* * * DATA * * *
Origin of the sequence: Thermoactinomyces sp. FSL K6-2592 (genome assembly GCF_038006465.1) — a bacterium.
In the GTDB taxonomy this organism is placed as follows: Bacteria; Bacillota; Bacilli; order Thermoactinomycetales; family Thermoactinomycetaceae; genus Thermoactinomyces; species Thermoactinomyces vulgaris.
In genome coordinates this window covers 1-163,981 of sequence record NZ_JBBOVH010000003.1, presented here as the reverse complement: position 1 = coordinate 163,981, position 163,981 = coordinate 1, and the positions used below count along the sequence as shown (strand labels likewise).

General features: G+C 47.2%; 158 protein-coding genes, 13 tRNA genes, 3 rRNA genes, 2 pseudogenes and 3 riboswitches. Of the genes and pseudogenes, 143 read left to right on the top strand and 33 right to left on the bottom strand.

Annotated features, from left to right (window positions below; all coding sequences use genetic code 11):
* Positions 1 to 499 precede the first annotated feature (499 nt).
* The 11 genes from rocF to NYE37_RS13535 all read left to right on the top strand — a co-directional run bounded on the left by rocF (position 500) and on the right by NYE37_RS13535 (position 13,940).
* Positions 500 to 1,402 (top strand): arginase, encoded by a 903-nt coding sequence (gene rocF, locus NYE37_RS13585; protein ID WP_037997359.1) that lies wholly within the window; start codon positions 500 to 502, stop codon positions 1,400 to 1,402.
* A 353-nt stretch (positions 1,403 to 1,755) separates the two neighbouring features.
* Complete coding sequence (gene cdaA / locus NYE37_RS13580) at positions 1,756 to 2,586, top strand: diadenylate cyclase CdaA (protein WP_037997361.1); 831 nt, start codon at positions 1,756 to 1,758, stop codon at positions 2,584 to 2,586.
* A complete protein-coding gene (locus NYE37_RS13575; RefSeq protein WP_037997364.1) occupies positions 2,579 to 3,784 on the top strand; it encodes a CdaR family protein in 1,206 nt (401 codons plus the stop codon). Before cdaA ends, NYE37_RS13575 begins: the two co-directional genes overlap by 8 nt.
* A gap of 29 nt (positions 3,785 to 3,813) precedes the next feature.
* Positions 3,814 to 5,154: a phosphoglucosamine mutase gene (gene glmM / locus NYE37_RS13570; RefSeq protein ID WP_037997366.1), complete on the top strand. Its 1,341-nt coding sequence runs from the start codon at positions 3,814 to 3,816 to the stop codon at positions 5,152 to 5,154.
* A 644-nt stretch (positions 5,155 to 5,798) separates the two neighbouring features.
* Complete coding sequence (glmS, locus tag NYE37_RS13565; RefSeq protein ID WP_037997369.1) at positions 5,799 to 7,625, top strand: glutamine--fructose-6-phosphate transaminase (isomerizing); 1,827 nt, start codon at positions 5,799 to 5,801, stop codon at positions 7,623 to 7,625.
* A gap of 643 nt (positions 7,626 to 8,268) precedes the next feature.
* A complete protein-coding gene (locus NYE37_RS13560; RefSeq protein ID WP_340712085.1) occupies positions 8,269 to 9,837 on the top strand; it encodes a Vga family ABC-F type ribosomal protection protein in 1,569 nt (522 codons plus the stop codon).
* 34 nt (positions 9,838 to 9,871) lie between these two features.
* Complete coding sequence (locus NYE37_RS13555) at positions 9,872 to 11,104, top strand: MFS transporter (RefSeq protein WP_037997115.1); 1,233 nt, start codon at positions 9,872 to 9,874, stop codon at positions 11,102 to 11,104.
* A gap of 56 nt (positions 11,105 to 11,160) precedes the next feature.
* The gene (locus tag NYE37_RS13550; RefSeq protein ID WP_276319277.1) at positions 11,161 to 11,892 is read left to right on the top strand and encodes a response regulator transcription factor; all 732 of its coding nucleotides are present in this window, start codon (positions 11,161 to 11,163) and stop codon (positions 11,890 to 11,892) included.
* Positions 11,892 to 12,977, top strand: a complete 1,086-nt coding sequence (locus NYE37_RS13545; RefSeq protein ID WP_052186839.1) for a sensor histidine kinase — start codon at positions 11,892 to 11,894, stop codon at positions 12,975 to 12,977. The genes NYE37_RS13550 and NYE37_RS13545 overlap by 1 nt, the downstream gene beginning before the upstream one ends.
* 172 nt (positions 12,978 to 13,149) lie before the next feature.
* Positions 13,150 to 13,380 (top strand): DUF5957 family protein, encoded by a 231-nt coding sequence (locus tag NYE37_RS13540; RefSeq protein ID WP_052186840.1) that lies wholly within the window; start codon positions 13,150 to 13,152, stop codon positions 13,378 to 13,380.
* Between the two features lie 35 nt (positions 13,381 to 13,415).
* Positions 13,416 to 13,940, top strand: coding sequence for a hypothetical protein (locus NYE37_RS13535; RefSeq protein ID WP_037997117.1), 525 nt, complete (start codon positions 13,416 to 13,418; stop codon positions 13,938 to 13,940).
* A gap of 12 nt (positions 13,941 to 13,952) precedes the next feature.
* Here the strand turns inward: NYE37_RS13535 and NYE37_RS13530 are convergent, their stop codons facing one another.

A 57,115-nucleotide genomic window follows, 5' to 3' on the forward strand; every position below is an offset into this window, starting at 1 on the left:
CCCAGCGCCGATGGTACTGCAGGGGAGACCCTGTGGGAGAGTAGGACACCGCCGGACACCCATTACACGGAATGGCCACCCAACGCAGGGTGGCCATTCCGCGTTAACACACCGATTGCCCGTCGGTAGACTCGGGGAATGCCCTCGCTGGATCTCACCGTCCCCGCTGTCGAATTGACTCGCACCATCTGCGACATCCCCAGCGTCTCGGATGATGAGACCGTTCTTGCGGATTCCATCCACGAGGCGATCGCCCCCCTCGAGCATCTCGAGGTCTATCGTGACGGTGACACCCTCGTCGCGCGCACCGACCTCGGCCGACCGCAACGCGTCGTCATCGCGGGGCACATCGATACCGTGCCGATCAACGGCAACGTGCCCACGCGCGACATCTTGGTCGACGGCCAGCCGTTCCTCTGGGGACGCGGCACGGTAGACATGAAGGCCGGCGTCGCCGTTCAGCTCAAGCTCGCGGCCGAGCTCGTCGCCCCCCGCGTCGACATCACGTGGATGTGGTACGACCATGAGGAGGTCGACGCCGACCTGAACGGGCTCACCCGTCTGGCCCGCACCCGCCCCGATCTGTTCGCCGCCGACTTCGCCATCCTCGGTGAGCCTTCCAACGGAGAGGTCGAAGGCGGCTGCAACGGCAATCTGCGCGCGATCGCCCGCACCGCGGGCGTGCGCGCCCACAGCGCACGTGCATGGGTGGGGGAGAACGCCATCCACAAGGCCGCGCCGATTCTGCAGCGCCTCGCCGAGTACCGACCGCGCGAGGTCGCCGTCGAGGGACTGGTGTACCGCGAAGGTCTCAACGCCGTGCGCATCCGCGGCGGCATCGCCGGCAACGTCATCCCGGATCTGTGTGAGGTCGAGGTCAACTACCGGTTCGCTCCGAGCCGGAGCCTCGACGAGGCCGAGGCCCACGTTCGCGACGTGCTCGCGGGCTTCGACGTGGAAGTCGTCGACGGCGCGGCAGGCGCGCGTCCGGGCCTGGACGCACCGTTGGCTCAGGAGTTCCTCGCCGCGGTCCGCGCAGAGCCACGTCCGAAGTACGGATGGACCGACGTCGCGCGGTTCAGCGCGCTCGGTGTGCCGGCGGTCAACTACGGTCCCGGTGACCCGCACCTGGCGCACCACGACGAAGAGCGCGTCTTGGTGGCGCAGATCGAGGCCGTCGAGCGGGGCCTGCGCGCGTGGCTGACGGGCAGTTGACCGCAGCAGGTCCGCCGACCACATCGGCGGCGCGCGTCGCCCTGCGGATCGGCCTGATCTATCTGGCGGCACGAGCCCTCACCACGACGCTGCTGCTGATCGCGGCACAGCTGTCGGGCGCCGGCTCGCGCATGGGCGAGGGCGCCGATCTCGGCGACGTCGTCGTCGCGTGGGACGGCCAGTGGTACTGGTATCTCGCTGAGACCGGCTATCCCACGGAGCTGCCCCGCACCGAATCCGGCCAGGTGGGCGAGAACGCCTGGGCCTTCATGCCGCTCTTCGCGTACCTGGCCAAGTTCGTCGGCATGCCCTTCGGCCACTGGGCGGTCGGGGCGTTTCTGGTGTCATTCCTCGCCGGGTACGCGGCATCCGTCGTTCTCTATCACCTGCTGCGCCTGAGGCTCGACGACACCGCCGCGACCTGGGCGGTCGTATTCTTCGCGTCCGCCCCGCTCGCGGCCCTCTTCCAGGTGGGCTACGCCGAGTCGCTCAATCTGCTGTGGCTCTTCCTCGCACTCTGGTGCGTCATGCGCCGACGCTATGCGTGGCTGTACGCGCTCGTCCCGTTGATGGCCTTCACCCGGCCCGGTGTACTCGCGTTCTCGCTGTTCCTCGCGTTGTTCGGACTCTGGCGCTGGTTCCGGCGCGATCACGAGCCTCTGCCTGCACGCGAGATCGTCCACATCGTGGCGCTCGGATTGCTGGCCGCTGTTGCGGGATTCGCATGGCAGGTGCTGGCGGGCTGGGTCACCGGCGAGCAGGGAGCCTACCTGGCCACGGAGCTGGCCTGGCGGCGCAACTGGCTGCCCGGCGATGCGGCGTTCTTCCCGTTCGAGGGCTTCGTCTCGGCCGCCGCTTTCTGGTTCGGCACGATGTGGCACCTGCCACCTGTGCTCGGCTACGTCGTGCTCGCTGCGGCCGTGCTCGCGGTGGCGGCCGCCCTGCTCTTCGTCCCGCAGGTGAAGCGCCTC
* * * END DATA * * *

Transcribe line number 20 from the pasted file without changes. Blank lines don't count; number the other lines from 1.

* A gap of 56 nt (positions 11,105 to 11,160) precedes the next feature.